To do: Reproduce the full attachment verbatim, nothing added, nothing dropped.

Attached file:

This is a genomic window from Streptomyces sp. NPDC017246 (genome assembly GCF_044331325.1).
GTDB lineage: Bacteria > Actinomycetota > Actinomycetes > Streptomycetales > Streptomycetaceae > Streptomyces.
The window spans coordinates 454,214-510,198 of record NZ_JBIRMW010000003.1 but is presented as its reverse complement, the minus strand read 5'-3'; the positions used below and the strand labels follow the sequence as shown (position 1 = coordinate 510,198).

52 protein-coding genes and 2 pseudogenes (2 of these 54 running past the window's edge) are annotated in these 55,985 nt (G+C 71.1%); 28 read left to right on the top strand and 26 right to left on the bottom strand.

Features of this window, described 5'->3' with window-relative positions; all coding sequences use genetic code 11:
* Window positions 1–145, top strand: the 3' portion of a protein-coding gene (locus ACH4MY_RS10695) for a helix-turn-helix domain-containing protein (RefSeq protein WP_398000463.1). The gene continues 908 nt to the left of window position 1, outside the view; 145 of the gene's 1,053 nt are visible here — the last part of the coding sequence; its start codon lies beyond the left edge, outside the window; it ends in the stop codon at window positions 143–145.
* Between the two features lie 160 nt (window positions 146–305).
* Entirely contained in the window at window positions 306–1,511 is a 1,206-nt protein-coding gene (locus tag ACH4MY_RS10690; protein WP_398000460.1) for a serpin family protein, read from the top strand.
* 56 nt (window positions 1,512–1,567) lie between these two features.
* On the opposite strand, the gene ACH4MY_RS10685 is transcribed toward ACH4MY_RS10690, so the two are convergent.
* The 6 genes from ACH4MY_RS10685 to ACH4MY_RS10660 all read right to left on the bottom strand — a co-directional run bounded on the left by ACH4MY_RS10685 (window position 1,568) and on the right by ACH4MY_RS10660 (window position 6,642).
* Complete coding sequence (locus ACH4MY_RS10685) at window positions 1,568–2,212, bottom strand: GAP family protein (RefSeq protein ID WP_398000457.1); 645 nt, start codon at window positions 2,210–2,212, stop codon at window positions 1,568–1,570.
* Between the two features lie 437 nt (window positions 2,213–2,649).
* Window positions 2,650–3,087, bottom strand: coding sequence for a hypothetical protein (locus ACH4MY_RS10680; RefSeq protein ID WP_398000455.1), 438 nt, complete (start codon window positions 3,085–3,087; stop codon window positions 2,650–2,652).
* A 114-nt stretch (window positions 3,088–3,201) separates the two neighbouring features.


This is a genomic window from Streptomyces sp. NPDC017246 (genome assembly GCF_044331325.1).
GTDB lineage: Bacteria > Actinomycetota > Actinomycetes > Streptomycetales > Streptomycetaceae > Streptomyces.
The window spans coordinates 454,214-510,198 of record NZ_JBIRMW010000003.1 but is presented as its reverse complement, the minus strand read 5'-3'; the positions used below and the strand labels follow the sequence as shown (position 1 = coordinate 510,198).

52 protein-coding genes and 2 pseudogenes (2 of these 54 running past the window's edge) are annotated in these 55,985 nt (G+C 71.1%); 28 read left to right on the top strand and 26 right to left on the bottom strand.

Features of this window, described 5'->3' with window-relative positions; all coding sequences use genetic code 11:
* Window positions 1–145, top strand: the 3' portion of a protein-coding gene (locus ACH4MY_RS10695) for a helix-turn-helix domain-containing protein (RefSeq protein WP_398000463.1). The gene continues 908 nt to the left of window position 1, outside the view; 145 of the gene's 1,053 nt are visible here — the last part of the coding sequence; its start codon lies beyond the left edge, outside the window; it ends in the stop codon at window positions 143–145.
* Between the two features lie 160 nt (window positions 146–305).
* Entirely contained in the window at window positions 306–1,511 is a 1,206-nt protein-coding gene (locus tag ACH4MY_RS10690; protein WP_398000460.1) for a serpin family protein, read from the top strand.
* 56 nt (window positions 1,512–1,567) lie between these two features.
* On the opposite strand, the gene ACH4MY_RS10685 is transcribed toward ACH4MY_RS10690, so the two are convergent.
* The 6 genes from ACH4MY_RS10685 to ACH4MY_RS10660 all read right to left on the bottom strand — a co-directional run bounded on the left by ACH4MY_RS10685 (window position 1,568) and on the right by ACH4MY_RS10660 (window position 6,642).
* Complete coding sequence (locus ACH4MY_RS10685) at window positions 1,568–2,212, bottom strand: GAP family protein (RefSeq protein ID WP_398000457.1); 645 nt, start codon at window positions 2,210–2,212, stop codon at window positions 1,568–1,570.
* Between the two features lie 437 nt (window positions 2,213–2,649).
* Window positions 2,650–3,087, bottom strand: coding sequence for a hypothetical protein (locus ACH4MY_RS10680; RefSeq protein ID WP_398000455.1), 438 nt, complete (start codon window positions 3,085–3,087; stop codon window positions 2,650–2,652).
* A 114-nt stretch (window positions 3,088–3,201) separates the two neighbouring features.